Nitrogen Study Could Lead To More Accurate Climate Change Models
A study of leaf and root litter has led to the development of a simple set of equations to calculate the nitrogen released into the soil during decomposition, which in turn could significantly improve the accuracy of global climate change models.
The researchers found that the dominant drivers of nitrogen release were the initial concentration of nitrogen and the remaining mass of the leaf and root litter. The equations and how the researchers developed them are described in the Jan. 19 issue of the journal Science.
"The availability of nitrogen is one of the key factors limiting vegetation growth around the world, but its release from plant litter can be very slow," said Mark Harmon, a professor of forest science at Oregon State University. "For the first time, we studied this process at enough sites and over a long enough time period to really understand what's happening."
The surprise, researchers said, is that the basic pattern of nitrogen release is pretty much the same wherever it occurs, and is driven primarily by the initial concentration of nitrogen present in the decaying plant material. It has little to do with location, soil types, microbes present or other factors. The speed of the process is affected by climate, particularly temperature and precipitation, the study concluded. But the overall pattern, or "trajectory," of nitrogen release remains much the same regardless of the site.
The project, known as the Long-Term Inter-site Decomposition Experiment, involved 21 field sites. The sites represent seven biomes, from the tundra to tropical forests, encompassing the array of climatic conditions around the world. Many of the sites were part of the Long Term Ecological Research Network sponsored by the National Science Foundation.
The project involved mesh bags that included leaf or root litter, such as pine needles, wheat straw, sugar maple leaves or grass roots. The samples were chosen to represent a wide range of chemical composition.
At each site, dozens of bags were staked to the ground and left to rot. Every year, researchers at the sites would remove a subset of bags so their contents could be dried, weighed and sent to a central lab at Oregon State University for analysis. At the central lab, the contents were weighed a second time and analyzed for their chemical composition.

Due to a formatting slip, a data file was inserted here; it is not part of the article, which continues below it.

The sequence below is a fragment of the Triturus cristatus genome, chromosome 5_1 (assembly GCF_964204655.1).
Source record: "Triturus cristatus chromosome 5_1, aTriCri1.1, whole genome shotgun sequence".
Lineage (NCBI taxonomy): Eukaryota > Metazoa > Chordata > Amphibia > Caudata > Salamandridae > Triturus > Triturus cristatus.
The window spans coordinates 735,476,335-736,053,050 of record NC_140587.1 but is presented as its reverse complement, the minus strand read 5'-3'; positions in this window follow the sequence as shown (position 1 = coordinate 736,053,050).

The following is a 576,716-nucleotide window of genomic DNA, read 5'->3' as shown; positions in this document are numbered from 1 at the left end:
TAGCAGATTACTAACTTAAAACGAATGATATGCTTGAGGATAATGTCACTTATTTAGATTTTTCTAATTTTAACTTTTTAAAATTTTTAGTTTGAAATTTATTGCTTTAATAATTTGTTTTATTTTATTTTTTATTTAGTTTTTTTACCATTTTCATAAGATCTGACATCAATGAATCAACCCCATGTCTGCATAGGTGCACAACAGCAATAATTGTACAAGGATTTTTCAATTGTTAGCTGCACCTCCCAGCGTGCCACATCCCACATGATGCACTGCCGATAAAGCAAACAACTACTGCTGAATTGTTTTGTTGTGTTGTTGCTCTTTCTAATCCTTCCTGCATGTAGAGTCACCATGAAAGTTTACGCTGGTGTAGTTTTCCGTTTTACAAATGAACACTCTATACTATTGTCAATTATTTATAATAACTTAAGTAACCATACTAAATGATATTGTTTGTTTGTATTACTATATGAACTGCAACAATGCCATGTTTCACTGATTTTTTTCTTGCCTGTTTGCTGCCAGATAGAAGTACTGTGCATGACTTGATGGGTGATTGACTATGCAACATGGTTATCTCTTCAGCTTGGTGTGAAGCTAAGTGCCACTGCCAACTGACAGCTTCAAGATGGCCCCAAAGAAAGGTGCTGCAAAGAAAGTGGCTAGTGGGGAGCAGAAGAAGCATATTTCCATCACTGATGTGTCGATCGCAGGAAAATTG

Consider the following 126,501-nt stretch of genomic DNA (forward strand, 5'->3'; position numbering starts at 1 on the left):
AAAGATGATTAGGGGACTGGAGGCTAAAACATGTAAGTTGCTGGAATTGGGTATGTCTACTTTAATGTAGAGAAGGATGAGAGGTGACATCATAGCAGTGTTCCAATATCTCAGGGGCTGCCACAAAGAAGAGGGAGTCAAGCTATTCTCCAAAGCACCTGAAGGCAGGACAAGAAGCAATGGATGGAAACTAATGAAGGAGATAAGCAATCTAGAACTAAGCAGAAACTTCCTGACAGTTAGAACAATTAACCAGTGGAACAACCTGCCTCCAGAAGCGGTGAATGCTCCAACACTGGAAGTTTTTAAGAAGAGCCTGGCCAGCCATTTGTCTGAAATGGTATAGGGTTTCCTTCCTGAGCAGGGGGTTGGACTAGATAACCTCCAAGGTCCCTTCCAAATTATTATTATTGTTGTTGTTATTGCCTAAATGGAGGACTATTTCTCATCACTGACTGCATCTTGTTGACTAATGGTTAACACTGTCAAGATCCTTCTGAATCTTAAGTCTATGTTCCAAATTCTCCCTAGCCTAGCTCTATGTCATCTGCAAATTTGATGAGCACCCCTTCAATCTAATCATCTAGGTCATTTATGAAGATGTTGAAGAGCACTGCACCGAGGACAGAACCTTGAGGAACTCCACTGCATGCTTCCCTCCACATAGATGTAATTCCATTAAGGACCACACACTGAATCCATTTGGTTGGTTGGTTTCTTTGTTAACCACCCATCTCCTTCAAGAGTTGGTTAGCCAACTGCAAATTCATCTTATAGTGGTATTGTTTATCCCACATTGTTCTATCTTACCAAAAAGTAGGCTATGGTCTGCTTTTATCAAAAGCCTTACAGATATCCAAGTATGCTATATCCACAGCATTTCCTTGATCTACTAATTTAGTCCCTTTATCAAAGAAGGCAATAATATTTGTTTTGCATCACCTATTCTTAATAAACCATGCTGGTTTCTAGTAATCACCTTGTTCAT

"The most important component of this study is that we've developed a generic global law that can predict large-scale patterns in litter mass decay rates and nitrogen release from litter," said William Parton, senior research scientist at the Natural Resource Ecology Laboratory at Colorado State University. "There are a lot of global nutrient cycling models out there, but the model we've developed is based on only two parameters, and thus is more scientifically elegant and more widely applicable than the models currently being used."
More than three-fourths of the air we breathe contains nitrogen, an essential element found in all amino acids, the building blocks of protein. In the soil, organic forms of nitrogen are converted by bacteria into the inorganic forms of ammonium and nitrate, primary nutrients plants need for growth. Lack of nitrogen limits plant growth in most regions of the world.
The researchers point out that the cycling of nutrients and carbon in the ecosystem is a key variable in climate change models. "As people try to construct computer models and predict future climate changes, being able to accurately predict carbon and nitrogen cycling will play a key role," said Whendee Silver, professor of ecosystem sciences at University of California, Berkeley's College of Natural Resources.
While the study improves the ability of scientists to predict the rate of nitrogen release in climate models, the researchers point out that the findings also could improve predictions for the amount of carbon released into the atmosphere from decomposing litter.
"The debate is whether the enhanced litter decay rate from warming will also increase the release of carbon from ecosystems," Parton said. "When you increase litter decomposition rates, you are enhancing carbon dioxide release to the atmosphere. Our study provides algorithms to better predict the rates of these processes under a wide range of conditions."
The researchers found that the rate of decomposition, not nitrogen release, was affected by the two key variables of temperature and moisture. The slowest rates of decomposition were in cold regions, such as boreal forests and tundra, and the fastest in the warm, moist, tropical forests. The only places where litter decomposed completely were the humid tropical sites where, over the course of five years, only 10 percent of the initial litter material remained.
Notably, there was one exception where the model did not apply. "Arid grasslands didn't fit the model because the nitrogen release in those environments is likely to be controlled by exposure to ultraviolet (UV) radiation," Silver said. "The leaves decomposed faster than they should have based upon the climate alone, and released nitrogen faster than the model predicted based on the initial nitrogen concentrations. The most probable explanation is that systems exposed to high UV radiation circumvent the biological processes in other ecosystems."
Additional information on the Long-Term Inter-site Decomposition Experiment can be found at http://www.fsl.orst.edu/lter/research/intersite/lidet.htm.
This article originally appeared in the 01/01/2007 issue of Environmental Protection.